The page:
Why you should be watching The Shrink Next Door on Apple TV+
Ivan Radford | On 19, Nov 2021
This review is based on the opening four episodes. New episodes arrive weekly on Fridays.
True crime is a booming industry, thanks to the success of Netflix’s sensationalist documentaries and ITV’s more restrained approach to dramatisations of real events. But a true crime comedy is a less common affair, which makes Apple TV+ series The Shrink Next Door a curious beast – and it rewards that curiosity with deliciously painful humour that matches its unbelievable story.
The series is based on the 2019 Wondery podcast of the same name, and tells the story of how a middle-aged man is manipulated and exploited by his therapist. Will Ferrell stars as Martin “Marty” Markowitz, who has inherited the family business of producing theatrical fabrics. But when he suffers from anxiety, his sister recommends him to see the psychiatrist-to-the-stars Dr Ike Herschkopf (Paul Rudd). What begins as supportive comments that boost his self-esteem soon turns into something much more complicated, as Ike slowly inserts himself into Marty’s life – they move from patient and client to best friends, and ultimately business partners, with every line crossed only blurring the boundaries of power and trust to dizzyingly unpleasant effect.
The fun comes in the horror of that shifting dynamic, and Paul Rudd and Will Ferrell are impeccable at playing off each other in increasingly dark ways. Ferrell is an expert at playing the clueless innocent, and here he blends that with a vulnerability that’s heartbreakingly sincere – his nervous attempts to flirt with a woman who works at a picture frame shop is as endearing as it is amusing, and his excitement at having a new friend who actually seems to like him is tragically adorable. He’s contrasted superbly by the always-excellent Kathryn Hahn as his sister, Phyllis, who goes toe to toe with Ike and sees straight through him, even as she finds his charm almost bringing down her defences.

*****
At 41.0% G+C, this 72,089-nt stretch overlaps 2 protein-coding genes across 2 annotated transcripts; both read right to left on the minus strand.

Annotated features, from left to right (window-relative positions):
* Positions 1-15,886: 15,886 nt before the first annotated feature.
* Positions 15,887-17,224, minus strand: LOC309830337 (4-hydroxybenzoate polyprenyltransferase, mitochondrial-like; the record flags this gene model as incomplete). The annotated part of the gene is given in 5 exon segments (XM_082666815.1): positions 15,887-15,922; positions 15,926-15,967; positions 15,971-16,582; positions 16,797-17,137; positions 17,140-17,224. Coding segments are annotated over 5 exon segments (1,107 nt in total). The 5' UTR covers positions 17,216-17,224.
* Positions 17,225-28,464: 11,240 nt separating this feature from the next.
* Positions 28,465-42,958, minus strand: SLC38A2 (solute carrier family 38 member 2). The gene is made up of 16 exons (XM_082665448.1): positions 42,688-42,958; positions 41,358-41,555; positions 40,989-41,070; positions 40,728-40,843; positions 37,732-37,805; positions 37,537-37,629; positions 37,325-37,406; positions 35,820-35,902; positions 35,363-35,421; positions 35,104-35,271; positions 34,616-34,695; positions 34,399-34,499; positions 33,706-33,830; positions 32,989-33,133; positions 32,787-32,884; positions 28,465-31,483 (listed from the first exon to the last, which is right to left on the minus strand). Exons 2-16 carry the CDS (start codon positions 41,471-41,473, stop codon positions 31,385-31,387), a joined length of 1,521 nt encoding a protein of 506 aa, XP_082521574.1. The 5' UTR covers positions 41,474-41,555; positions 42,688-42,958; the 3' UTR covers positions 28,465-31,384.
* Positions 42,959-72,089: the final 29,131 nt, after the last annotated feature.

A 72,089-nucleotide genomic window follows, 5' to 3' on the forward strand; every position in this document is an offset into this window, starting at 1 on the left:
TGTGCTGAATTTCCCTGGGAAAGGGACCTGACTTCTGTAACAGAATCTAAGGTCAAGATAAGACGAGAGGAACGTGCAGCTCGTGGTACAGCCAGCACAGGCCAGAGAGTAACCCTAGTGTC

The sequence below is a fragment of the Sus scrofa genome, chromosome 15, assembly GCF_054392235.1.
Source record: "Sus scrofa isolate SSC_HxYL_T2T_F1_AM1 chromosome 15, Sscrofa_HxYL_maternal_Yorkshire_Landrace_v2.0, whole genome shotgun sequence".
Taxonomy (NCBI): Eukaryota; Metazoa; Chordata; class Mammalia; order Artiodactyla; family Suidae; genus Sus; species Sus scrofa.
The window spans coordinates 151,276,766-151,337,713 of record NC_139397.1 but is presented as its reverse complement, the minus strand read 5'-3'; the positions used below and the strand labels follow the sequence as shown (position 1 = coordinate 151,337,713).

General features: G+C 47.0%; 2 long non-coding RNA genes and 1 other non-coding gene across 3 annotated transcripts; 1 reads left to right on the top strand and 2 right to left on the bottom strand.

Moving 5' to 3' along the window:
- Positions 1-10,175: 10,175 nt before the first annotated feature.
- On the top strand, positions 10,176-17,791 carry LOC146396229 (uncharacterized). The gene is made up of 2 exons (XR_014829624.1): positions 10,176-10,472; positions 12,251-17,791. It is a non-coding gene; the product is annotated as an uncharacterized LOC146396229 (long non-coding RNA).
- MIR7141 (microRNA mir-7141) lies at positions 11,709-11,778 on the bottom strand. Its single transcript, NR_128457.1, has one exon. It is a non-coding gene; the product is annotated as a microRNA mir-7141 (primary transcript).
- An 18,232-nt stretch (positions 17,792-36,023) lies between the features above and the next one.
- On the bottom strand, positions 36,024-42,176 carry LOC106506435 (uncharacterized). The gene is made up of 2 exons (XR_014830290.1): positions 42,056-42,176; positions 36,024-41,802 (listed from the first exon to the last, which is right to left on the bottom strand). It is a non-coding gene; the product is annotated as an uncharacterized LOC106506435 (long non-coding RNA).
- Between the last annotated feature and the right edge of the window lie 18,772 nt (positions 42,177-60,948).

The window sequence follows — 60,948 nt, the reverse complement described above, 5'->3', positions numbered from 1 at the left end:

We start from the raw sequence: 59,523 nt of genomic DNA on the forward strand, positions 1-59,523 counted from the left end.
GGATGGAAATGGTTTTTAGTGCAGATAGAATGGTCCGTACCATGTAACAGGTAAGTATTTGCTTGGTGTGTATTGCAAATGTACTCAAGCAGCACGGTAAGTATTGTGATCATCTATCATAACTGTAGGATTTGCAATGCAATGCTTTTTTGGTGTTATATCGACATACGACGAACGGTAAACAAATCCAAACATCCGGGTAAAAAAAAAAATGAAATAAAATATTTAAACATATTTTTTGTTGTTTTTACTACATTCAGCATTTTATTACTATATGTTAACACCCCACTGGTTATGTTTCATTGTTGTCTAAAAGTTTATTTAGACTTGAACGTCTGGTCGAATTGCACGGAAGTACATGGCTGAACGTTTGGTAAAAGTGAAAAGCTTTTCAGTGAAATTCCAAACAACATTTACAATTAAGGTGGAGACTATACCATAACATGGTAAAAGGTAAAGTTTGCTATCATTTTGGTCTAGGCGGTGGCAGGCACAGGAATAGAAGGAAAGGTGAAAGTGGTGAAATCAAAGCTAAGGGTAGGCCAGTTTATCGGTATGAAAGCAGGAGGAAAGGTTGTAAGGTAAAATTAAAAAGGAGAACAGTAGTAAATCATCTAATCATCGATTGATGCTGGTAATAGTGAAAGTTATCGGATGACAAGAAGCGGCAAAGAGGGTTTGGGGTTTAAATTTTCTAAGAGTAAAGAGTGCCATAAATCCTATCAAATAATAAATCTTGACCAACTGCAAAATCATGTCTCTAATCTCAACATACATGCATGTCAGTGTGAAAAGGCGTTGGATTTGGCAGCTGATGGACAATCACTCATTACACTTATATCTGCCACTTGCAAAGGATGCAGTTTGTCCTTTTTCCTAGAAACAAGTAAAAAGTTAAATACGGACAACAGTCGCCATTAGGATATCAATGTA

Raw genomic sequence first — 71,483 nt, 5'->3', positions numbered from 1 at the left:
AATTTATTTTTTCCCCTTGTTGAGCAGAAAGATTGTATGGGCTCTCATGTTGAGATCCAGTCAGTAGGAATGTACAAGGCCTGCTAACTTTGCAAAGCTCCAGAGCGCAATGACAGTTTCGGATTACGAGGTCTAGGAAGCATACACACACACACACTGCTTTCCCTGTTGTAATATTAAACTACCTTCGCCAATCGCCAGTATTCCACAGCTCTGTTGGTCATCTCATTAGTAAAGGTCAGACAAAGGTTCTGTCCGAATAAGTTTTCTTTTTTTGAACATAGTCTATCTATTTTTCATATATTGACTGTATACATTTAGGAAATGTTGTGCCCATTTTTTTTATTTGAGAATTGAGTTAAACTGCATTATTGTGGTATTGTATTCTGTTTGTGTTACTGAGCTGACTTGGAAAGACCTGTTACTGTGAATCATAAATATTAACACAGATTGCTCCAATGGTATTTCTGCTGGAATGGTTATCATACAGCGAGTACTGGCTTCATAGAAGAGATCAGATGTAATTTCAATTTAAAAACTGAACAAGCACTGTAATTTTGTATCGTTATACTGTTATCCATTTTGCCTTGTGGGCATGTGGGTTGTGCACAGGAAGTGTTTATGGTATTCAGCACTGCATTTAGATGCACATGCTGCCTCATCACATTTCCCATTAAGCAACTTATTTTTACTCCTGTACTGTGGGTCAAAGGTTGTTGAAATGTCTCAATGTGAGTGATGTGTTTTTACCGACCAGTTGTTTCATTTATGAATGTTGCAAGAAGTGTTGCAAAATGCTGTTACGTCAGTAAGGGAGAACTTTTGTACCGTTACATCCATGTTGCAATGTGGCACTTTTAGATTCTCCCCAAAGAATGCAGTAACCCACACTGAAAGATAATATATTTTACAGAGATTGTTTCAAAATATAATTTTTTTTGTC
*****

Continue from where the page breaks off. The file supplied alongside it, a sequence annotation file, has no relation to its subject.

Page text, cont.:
Between them all is Paul Rudd, whose easygoing pleasantness is lethally deployed to make Ike a winning, warm figure. There are layers to his narcissism, though, with his wife (Casey Wilson) calling him out on his inability to know when to stop, while he seems to genuinely believe that he’s paying for every slap-up meal, even as he uses Marty’s own credit card to do it. How much is that deceiving himself or simply keeping up his deceit of everyone else makes for a fascinating spectacle, even as you shudder at the way he systematically isolates Marty from his loved ones.
The result is funny but gradually turns the screws with a cringe-inducing patience – even with episodes as short as 30 minutes, there’s a decidedly careful pace to this slow-burn snapshot of abuse. That only replicates the chilling way that Ike sinks his claws into his unsuspecting prey. By the time you get to episode 4, you’ll be drawn in hook, line and sinker.
The Shrink Next Door is available on Apple TV+, as part of a £4.99 monthly subscription, with a seven-day free trial. For more information on Apple TV+ and how to get it, click here.